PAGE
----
Becoming Bluesign: Social and Environmental Supply Chain

, July 9, 2017

Tradeshows in the outdoors industry contain an odd mix. On the one hand, you have wonderfully revered companies flaunting their latest products, while on the other, lesser known fabric manufacturers make up a collection of booths busy with stuff you can’t actually put on. Predominately from China and Taiwan, these suppliers send a small handful of people to Munich or Friedrichshafen, to promote their range of zips or a spread of baselayer fabrics. Compared with the curated presentation from apparel brands who offer a near-retail experience, the booth of a supplier looks like a chaotic mess.

At 2017’s ISPO tradeshow in Munich, I dropped into the booth of supplier Grand Textile Co. to speak with Gary Lu, their assistant director. Whereas most supplier booths are void of any recognizable logo or token, Grand Textile clearly displayed the logo of Swiss-based chemicals authority, the bluesign system.

In an effort to improve the transparency of apparel brands and provide a trusted way for suppliers to leap into building a more responsible supply chain, the bluesign system provides a framework of social and material inputs for the factories to follow. If interested, suppliers can submit their factory to bluesign for audit and enter multi-year contracts to use their tools, receive annual inspection and so maintain their status as an authorized supplier.

In turn, suppliers are then able to speak with client designers and textile experts with the confidence of third-party (Swiss) recognition. Their compatibility with market trends toward more conscientious purchasing is reinforced by bluesign’s independent status and broad footprint as a connecting sytem. Suppliers also have access to a suite of updated bluesign web applications, extending the outsourcing theme while providing an outside party to provide the touchpoint for input management within the system.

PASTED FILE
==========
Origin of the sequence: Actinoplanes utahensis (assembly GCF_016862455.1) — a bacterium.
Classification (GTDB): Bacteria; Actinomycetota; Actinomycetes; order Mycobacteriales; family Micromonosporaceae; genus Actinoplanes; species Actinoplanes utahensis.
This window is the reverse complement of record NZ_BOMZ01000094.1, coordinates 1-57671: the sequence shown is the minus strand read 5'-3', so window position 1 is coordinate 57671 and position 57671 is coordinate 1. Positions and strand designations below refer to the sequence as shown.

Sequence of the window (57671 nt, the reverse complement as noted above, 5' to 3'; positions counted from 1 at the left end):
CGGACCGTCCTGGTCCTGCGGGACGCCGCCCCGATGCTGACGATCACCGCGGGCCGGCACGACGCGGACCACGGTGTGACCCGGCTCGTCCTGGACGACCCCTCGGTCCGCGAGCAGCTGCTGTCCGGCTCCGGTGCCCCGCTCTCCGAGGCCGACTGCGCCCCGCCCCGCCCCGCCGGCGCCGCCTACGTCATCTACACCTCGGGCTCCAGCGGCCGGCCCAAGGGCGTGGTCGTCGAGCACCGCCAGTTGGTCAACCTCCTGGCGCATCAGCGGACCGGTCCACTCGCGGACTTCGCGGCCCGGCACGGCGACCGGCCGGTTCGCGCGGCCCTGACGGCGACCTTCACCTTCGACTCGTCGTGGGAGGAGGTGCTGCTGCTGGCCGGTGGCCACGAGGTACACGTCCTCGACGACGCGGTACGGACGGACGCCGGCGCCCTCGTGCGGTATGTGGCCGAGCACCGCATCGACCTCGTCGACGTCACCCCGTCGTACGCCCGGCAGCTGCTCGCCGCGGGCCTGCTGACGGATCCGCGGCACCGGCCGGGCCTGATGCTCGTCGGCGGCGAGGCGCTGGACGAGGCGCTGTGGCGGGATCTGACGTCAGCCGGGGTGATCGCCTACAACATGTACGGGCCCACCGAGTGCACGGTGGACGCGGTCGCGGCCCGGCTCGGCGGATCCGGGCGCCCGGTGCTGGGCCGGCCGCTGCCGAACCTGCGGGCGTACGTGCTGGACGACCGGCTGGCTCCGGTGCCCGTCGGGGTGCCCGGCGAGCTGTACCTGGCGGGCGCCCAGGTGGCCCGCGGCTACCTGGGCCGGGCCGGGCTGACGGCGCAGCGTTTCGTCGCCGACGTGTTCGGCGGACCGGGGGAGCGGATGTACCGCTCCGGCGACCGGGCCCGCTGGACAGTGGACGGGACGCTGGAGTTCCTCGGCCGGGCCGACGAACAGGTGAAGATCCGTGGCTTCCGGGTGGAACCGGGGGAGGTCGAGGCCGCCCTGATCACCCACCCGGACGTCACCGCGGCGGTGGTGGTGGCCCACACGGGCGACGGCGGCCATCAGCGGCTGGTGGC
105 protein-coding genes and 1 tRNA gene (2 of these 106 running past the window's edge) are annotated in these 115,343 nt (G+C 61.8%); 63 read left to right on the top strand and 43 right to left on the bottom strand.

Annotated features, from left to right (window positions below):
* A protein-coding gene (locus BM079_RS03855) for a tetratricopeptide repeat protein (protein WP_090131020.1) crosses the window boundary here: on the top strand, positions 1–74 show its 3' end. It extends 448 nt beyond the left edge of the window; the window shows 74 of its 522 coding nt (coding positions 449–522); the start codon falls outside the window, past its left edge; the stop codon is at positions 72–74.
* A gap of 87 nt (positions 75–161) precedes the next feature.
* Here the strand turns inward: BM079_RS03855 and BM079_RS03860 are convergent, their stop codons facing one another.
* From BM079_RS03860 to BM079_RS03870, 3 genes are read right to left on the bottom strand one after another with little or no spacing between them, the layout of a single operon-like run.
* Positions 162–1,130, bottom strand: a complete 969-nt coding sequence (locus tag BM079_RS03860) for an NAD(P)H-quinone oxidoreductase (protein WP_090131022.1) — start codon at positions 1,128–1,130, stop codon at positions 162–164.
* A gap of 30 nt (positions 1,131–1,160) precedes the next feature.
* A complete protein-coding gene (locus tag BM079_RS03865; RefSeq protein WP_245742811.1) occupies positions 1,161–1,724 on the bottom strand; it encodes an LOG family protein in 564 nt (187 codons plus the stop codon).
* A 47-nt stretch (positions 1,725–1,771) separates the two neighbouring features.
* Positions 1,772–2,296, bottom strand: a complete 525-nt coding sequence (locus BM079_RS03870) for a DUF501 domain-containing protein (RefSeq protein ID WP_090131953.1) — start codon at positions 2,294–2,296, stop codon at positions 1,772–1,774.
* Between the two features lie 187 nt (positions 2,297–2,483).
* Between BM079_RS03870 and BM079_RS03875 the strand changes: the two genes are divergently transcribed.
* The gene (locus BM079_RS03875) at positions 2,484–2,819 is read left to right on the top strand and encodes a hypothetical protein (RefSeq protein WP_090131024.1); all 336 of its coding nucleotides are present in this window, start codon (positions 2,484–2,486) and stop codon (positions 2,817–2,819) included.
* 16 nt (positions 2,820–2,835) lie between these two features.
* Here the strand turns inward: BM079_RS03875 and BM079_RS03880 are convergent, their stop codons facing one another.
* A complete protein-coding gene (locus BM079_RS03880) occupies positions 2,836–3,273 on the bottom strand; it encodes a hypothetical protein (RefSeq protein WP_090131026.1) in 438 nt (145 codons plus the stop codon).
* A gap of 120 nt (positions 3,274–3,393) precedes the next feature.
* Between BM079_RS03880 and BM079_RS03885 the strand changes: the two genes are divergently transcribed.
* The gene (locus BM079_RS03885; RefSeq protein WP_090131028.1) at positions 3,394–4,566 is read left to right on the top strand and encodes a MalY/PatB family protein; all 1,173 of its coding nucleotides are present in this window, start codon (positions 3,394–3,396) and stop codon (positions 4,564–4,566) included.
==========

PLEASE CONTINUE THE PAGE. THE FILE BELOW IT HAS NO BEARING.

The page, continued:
As a bluesign-approved supplier, Lu doesn’t consider the application process to be too painful. Instead, the disciplined and stringent rules to do with waste water and chemical use become an important system to work within once approval is granted. Updating material inputs isn’t as complicated as changing perceptions in social compliance; Lu admits that in South-East Asia, labor law has historically had a bad track record. Meeting the social criteria can also prompt a change in salary structure and company policy, which can have repercussions on existing relations between employees and managers. Of course employees must also be onboard with the updates and understand why they are competitive strengths.

For some context: Grand Textile has worked with Bluesign for four years. It took them less than one year to go through the full audit, at a point when their annual turnover was $30m. Their application process was fairly efficient because they had been a supplier to adidas before interacting with bluesign, which meant they had already been monitored closely for multiple years.

One of the more recent complications has come in the way that apparel brands display their products as bluesign-approved. For this to be valid, they need all materials within the whole garment to be compliant, including the tiny stuff like buttons, zippers, and lamination.

Lu highlights a further, more subtle point to do with the deviation from the bluesign’s mission: suppliers placing bluesign-approved fabrics at the premium end of their inventory, in terms of pricing. For Lu, suppliers should see bluesign as a baseline system to work through, not try to leverage.

Have comments or insights, email Will Ross (